Inventor George Devol Jr. met physicist Joseph Engleberger at a cocktail party. They discovered a shared interest in electronics and robotics and the potential of the recent invention of the integrated circuit. Shortly afterward, they formed a company, Unimation, and created a robotic arm that synthesized all the current work going on in university and government labs. By 1961, General Motors had purchased the robotic arm and it was hard at work on one of their New Jersey assembly lines. It took red-hot pieces of metal from a die casting machine and placed them in neat piles. The robot saved money by improving the line’s efficiency and replacing expensive workers. GM then bought and employed several Unimation robot welders.

General Motors’ successful use of robots inspired others until, by the 1970s, nearly every thriving manufacturing company in the world had robots on their lines. Production increased and profits rose as labour costs fell. By the 1990s, robots had become so sophisticated that they were even doing jobs that required decision-making and complex thought. A giant leap was taken when robots began using algorithms to design better versions of themselves.

The Future Arrived and we Missed It

(Photo: Business Insider)

India, China, Mexico and others adapted robots to their assembly lines while also offering multinational corporations cheap labour, lax health and environmental regulations, and low taxes. Because corporations are beholden to shareholders, and not to workers or a particular country, they jumped. American, British, and Canadian factories that had provided employment for generations either shrank or closed. Empty, rusting factories and the shuttered businesses that once supplied them and provided services to haunted souls and hollowed cities stood as mocking monuments to broken dreams and an era’s end. The plants that survived did so by trading workers for robots who never erred, stopped to eat or pee, or went on strike.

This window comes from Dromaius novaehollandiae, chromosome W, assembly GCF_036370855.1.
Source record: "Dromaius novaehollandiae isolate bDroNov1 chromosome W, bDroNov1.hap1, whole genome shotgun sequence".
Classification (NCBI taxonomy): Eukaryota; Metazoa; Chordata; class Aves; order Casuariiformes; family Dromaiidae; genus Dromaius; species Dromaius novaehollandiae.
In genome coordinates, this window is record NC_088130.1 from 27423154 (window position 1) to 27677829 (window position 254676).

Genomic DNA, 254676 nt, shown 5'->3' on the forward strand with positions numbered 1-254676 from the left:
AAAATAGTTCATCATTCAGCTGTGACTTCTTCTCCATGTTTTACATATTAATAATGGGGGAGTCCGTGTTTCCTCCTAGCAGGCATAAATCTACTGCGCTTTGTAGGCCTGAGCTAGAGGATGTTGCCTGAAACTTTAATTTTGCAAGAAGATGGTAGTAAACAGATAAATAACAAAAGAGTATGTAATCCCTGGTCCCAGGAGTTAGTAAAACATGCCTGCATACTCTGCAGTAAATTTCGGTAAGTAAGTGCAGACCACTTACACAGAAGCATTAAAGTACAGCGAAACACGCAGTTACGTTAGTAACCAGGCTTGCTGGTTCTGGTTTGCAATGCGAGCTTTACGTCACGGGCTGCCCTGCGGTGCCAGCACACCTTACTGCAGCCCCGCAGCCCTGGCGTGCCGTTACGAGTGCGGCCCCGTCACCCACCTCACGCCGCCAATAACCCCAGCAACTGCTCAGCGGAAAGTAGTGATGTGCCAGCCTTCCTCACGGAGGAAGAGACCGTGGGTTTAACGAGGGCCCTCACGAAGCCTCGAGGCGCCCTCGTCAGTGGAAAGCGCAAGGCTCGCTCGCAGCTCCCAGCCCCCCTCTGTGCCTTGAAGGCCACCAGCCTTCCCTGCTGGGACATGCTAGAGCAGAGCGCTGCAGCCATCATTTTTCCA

Robots helped break capitalism’s cycle where production boosted wages, increased spending, which, in turn, demanded more production. It threatened the concept of consumer capitalism and, in fact, capitalism itself. In 2010, American permanent job losses were compared to new job creation and it was discovered that the 21st century’s first decade had created not a single new job. This was unprecedented and frightening.

The changes robots brought about gave rise to populist politicians who spoke to the frustration of those whose dreams of better for themselves and their children were as shattered as their once-gleaming but now disintegrating cities. People were told that others, and the “other”, were to blame. But apportioning blame is not the same as presenting a solution and anger and fear are not strategies. Those who asked the next question knew that India, Mexico, and China could close every one of their manufacturing plants and western countries could slam shut their borders to every immigrant and refugee, and it would change very little. The robots have the jobs and they are not giving them back.